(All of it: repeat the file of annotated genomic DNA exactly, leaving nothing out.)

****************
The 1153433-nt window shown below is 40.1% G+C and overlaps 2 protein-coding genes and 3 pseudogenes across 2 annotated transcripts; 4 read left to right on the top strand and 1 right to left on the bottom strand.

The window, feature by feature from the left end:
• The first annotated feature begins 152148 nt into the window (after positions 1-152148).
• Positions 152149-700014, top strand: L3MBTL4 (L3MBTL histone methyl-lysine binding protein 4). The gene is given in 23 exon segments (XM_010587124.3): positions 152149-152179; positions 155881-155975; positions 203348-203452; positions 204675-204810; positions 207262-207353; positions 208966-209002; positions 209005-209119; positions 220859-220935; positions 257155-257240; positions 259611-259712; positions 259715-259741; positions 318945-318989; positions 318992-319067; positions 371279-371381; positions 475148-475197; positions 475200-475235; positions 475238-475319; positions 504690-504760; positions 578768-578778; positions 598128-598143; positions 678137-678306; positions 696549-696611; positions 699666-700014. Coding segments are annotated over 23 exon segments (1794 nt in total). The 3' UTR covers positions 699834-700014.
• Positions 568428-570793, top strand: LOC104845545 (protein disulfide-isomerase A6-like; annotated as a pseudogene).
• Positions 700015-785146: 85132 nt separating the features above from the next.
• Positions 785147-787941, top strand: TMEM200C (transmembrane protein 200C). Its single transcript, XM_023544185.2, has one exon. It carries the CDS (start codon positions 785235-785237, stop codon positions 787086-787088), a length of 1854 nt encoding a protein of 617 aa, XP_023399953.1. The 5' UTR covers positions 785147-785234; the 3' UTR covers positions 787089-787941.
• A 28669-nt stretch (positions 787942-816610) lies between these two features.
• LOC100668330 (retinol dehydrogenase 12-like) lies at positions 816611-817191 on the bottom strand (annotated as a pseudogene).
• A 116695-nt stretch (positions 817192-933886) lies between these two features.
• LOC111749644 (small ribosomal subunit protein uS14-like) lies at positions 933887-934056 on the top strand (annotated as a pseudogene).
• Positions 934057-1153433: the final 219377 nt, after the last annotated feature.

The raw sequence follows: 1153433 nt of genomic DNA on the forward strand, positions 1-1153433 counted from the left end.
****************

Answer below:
The 1153433-nt window shown below is 40.1% G+C and overlaps 2 protein-coding genes and 3 pseudogenes across 2 annotated transcripts; 4 read left to right on the top strand and 1 right to left on the bottom strand.

The window, feature by feature from the left end:
• The first annotated feature begins 152148 nt into the window (after positions 1-152148).
• Positions 152149-700014, top strand: L3MBTL4 (L3MBTL histone methyl-lysine binding protein 4). The gene is given in 23 exon segments (XM_010587124.3): positions 152149-152179; positions 155881-155975; positions 203348-203452; positions 204675-204810; positions 207262-207353; positions 208966-209002; positions 209005-209119; positions 220859-220935; positions 257155-257240; positions 259611-259712; positions 259715-259741; positions 318945-318989; positions 318992-319067; positions 371279-371381; positions 475148-475197; positions 475200-475235; positions 475238-475319; positions 504690-504760; positions 578768-578778; positions 598128-598143; positions 678137-678306; positions 696549-696611; positions 699666-700014. Coding segments are annotated over 23 exon segments (1794 nt in total). The 3' UTR covers positions 699834-700014.
• Positions 568428-570793, top strand: LOC104845545 (protein disulfide-isomerase A6-like; annotated as a pseudogene).
• Positions 700015-785146: 85132 nt separating the features above from the next.
• Positions 785147-787941, top strand: TMEM200C (transmembrane protein 200C). Its single transcript, XM_023544185.2, has one exon. It carries the CDS (start codon positions 785235-785237, stop codon positions 787086-787088), a length of 1854 nt encoding a protein of 617 aa, XP_023399953.1. The 5' UTR covers positions 785147-785234; the 3' UTR covers positions 787089-787941.
• A 28669-nt stretch (positions 787942-816610) lies between these two features.
• LOC100668330 (retinol dehydrogenase 12-like) lies at positions 816611-817191 on the bottom strand (annotated as a pseudogene).
• A 116695-nt stretch (positions 817192-933886) lies between these two features.
• LOC111749644 (small ribosomal subunit protein uS14-like) lies at positions 933887-934056 on the top strand (annotated as a pseudogene).
• Positions 934057-1153433: the final 219377 nt, after the last annotated feature.

The raw sequence follows: 1153433 nt of genomic DNA on the forward strand, positions 1-1153433 counted from the left end.